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The 1964 fast march was a new great success. It broke the last remnants of opposition.

Karl-Otto Aly, M.D. one of the leading biologically-oriented doctors in Sweden and one of the 19 participants in the fast march, sums up the 1964 fasting as follows:

First, the march was an indisputable success and all 19 came to the finish line. Although a few had some trouble with pre-existing diseased conditions and were transported part of the distance, none interrupted their fasting. Fourteen of the 19 walked the entire 300 miles. The march clearly showed that man can live for an extended period of time without food, and can even accomplish hard physical effort while fasting. The results of all the medical tests taken before, during and after the march, have demonstrated that there are large potential reserves of strength in our bodies on which we can depend, especially under conditions of disease, when the organism usually gives indication by lack of appetite that it does not require any food. The blood pressure tests, blood serum readings, blood sugar tests, microscopic readings of uric sediment, electrocardiograms—all showed that there was no great change from the usual, and certainly no pathological developments because of fasting. This in spite of the fact that fasting was performed under such a severe stress. Perhaps it is worth noting that the overall tests of the health condition were somewhat better in 1964—with the addition of juices—than in 1954 on a pure water fast.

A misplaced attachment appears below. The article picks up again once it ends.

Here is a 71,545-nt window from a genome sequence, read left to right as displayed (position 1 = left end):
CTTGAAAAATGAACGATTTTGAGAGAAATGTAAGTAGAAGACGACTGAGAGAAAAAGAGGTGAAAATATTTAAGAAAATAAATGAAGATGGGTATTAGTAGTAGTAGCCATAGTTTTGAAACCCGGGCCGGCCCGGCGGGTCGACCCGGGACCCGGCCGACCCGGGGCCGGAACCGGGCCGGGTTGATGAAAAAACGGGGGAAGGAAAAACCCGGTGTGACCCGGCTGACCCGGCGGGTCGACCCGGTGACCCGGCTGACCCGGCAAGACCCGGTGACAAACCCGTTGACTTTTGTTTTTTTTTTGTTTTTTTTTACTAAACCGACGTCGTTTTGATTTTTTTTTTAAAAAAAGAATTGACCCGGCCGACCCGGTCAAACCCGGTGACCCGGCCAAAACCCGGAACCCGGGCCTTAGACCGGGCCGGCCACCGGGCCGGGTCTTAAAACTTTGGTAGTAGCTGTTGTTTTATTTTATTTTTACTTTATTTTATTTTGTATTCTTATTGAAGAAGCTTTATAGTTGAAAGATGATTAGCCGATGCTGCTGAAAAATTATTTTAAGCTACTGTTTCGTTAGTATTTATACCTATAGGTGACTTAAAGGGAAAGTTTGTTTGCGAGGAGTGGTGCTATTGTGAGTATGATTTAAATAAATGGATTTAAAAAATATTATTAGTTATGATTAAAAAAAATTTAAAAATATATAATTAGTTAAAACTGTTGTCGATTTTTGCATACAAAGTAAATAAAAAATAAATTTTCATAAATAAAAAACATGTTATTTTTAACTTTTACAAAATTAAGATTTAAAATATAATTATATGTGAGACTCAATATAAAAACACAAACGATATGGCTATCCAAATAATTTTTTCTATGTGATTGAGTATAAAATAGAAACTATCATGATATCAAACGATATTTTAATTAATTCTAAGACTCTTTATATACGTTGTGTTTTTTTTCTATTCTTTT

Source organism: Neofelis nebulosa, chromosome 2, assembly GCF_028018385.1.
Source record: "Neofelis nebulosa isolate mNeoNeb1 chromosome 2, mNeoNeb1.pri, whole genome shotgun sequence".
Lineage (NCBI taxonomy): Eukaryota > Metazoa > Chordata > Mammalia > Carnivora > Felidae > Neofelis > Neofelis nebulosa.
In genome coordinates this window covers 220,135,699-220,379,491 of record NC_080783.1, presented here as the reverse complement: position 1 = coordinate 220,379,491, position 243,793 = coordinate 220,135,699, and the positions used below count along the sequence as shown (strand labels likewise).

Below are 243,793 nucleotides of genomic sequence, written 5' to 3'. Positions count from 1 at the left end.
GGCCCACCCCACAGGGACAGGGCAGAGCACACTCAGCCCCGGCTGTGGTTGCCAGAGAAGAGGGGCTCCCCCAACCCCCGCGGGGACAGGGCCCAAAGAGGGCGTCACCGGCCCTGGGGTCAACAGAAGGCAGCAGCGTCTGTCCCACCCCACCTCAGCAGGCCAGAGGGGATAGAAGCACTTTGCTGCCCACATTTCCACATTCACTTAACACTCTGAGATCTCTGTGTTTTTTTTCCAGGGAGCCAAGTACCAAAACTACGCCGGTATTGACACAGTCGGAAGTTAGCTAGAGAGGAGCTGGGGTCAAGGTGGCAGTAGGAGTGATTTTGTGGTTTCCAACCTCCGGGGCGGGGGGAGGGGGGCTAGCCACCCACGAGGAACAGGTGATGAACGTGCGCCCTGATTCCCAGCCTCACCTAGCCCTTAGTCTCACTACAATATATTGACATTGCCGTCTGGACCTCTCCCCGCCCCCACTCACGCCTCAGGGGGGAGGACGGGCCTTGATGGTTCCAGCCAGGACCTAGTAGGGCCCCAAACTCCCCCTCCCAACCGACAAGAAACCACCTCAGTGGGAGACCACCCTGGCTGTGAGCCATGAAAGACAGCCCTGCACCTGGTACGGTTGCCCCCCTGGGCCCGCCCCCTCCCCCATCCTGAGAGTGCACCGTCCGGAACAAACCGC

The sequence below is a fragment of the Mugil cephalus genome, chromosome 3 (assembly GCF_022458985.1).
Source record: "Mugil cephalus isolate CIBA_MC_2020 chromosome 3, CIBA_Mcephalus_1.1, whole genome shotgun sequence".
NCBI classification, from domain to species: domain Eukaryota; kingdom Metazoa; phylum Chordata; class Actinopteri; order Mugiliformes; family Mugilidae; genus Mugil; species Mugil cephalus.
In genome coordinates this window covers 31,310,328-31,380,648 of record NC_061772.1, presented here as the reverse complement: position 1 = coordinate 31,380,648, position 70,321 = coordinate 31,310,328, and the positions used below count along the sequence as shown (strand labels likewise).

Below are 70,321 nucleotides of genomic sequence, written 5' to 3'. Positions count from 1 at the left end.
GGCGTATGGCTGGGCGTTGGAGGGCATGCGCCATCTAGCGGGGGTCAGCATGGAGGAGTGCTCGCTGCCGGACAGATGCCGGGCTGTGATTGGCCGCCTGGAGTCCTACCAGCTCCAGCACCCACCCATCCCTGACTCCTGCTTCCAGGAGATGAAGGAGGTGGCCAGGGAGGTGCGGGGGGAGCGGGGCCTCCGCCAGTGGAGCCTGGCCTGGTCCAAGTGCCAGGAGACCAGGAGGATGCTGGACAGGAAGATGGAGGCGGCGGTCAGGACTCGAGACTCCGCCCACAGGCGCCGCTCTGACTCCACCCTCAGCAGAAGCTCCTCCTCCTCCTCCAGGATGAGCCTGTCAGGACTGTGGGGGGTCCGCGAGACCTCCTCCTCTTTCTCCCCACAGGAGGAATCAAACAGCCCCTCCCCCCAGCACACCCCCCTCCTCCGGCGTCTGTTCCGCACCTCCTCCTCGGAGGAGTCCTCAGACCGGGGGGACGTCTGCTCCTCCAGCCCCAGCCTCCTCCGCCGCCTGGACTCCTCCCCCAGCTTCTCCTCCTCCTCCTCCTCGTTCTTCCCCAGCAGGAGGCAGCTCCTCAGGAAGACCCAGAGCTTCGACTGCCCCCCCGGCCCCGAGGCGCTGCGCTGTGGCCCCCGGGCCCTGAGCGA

The most interesting observation was that the protein level (serum albumin reading) of the blood remained constant and normal during the whole period of fasting in spite of the fact that no protein was consumed for ten days.

Even more remarkable were the blood sugar readings. In spite of the great demands on immediate energy, and an only insignificant supply of sugar in approximately one pint of juice each day, the sugar content of the blood remained within the normal limits. Note that during the 1954 pure water fast the blood sugar levels remained normal, too! Thus, there were no grounds for the predicted risk of possible hypoglycemia, or pathologically low blood sugar level. Quite to the contrary, the general tendency was somewhat higher blood sugar levels after the fast than before it. Something for scientists to think about!

The generally-expressed feeling among the participants was that they felt stronger and had more vigor and vitality after the fast than before it.

The prime goal of these experiments was to stimulate scientific institutions to engage in a thorough and objective scientific study of fasting and its prophylactic and therapeutic potentials so that fasting will be generally incorporated into the growing arsenal of medical practice for the benefit and blessing to disease-ridden mankind.

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